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Book News: J.K. Rowling's Crime Novels To Step Onto The Small Screen

The second in the series, <em>The Silkworm</em> will soon spin its thread in pixels on TV.
Justin Tallis
AFP/Getty Images
The second in the series, The Silkworm will soon spin its thread in pixels on TV.

The daily lowdown on books, publishing, and the occasional author behaving badly.

Lately, it seems J.K. Rowling has managed a most impressive feat — being everywhere at once. She's drawing up the screenplay for a Harry Potter spin-off, releasing 12 days' worth of Potter-themed features on her fan site Pottermore. Just a few days before that, it was announced she'll be publishing a past commencement speech and donating most of the book's proceeds to a charity she helped found. Before you take a breath, add another item to the tally: the TV screen.

The BBC has announced that it plans to adapt two of Rowling's detective novels for television. Written under the pseudonym Robert Galbraith, The Cuckoo's Calling and The Silkworm pair as an ongoing series, which spotlights the auspiciously named private detective Cormoran Strike.

Now, it should be noted that by the time it airs, this won't have been Rowling's first foray into television. The BBC is also teaming with HBO to air a miniseries adapted from her novel The Casual Vacancy in February.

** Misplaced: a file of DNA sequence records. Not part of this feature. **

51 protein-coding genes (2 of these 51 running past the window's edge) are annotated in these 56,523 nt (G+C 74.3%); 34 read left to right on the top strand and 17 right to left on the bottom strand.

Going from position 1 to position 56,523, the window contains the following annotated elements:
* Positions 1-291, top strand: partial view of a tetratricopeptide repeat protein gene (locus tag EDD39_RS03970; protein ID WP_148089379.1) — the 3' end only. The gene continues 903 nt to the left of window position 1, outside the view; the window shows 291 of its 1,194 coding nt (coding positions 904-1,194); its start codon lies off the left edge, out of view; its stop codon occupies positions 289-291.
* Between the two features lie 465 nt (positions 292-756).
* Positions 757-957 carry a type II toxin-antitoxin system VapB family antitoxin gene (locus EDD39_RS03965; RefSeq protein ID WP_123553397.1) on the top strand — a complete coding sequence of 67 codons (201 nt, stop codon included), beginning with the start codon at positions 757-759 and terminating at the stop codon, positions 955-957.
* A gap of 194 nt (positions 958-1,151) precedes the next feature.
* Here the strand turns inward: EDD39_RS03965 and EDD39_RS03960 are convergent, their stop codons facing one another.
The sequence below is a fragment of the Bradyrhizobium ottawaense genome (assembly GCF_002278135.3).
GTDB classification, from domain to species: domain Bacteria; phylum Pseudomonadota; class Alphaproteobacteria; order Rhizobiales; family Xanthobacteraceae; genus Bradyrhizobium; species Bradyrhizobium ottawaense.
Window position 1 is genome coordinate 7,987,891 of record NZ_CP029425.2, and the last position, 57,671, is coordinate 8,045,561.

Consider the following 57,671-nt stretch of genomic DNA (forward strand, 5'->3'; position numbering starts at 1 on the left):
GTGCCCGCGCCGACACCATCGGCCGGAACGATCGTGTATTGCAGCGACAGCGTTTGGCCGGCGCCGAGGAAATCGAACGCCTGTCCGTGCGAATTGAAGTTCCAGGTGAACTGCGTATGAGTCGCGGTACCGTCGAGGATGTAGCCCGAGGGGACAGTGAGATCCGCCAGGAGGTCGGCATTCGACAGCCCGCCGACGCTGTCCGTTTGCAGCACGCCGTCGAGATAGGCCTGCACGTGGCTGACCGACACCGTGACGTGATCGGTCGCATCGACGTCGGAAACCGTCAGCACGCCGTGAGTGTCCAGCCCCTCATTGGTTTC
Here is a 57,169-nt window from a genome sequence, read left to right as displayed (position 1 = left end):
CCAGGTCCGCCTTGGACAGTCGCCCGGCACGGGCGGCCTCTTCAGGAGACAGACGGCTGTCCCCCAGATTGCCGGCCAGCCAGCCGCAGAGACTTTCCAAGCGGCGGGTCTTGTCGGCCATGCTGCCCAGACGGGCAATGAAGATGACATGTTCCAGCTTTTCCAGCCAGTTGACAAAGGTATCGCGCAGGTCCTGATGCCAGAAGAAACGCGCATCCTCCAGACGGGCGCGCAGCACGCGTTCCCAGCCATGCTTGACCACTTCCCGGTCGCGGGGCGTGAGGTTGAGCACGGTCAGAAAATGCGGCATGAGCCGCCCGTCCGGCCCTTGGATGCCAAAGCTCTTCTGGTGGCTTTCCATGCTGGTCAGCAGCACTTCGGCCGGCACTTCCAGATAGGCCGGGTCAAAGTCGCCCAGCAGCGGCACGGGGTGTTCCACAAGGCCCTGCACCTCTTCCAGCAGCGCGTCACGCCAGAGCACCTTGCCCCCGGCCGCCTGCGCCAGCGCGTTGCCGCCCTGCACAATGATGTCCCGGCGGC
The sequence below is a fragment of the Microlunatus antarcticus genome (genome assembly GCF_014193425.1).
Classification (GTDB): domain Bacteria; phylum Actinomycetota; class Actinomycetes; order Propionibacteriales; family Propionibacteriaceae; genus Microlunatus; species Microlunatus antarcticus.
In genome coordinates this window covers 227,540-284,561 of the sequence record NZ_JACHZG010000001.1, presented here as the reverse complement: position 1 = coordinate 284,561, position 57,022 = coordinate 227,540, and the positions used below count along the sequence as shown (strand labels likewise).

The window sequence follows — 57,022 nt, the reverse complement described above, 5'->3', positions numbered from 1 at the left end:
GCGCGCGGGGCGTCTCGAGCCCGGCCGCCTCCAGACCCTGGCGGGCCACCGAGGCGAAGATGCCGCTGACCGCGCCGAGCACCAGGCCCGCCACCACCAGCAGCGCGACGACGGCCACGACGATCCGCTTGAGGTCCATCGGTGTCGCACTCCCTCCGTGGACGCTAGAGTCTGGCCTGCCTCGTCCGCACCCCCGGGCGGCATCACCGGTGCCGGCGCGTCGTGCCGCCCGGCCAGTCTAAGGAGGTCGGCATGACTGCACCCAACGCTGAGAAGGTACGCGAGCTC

For her part, Rowling expressed her feelings on the announcement with a bit of Twitter ventriloquism:

BookCon Sharpens Focus On Diversity: Much was made of the whitewashed lineup at the inaugural BookCon this year, which initially featured more cats than writers of color. In fact, the issue was so apparent that it helped spawn an entire Twitter campaign to bring diversity to children's literature — a campaign, called #WeNeedDiverseBooks, that eventually earned a panel at the event (which was packed) and later became a fully funded nonprofit.

Expect a different situation next year: ReedPOP, the producer of BookCon, has announced plans to team up with We Need Diverse Books for not one panel, but two. The panels will address diversity in children's literature as well as science fiction and fantasy. Jacqueline Woodson, Sherman Alexie and Daniel Jose Older have already signed on as members of the panels.

Books Judged By Their Cover: The New York Times has offered book covers a bit of much-deserved love, collecting its favorites for the year on a neat slate of a page.

'Citizen' Spoken: In a new interview out in The Believer, poet Claudia Rankine delves deeply into matters of race — both in her National Book Award-nominated Citizen, and in sports and society more generally.

"We will always fail each other. That goes without saying. The question is, what happens next? If failing is then countered with the question, 'What's wrong with you?', then that's a problem," Rankine says. "The problem is not only that the blow is dealt. The blow is dealt, and then the brown or black person is told that the blow wasn't a blow."

Copyright 2021 NPR. To see more, visit https://www.npr.org.

Colin Dwyer covers breaking news for NPR. He reports on a wide array of subjects — from politics in Latin America and the Middle East, to the latest developments in sports and scientific research.

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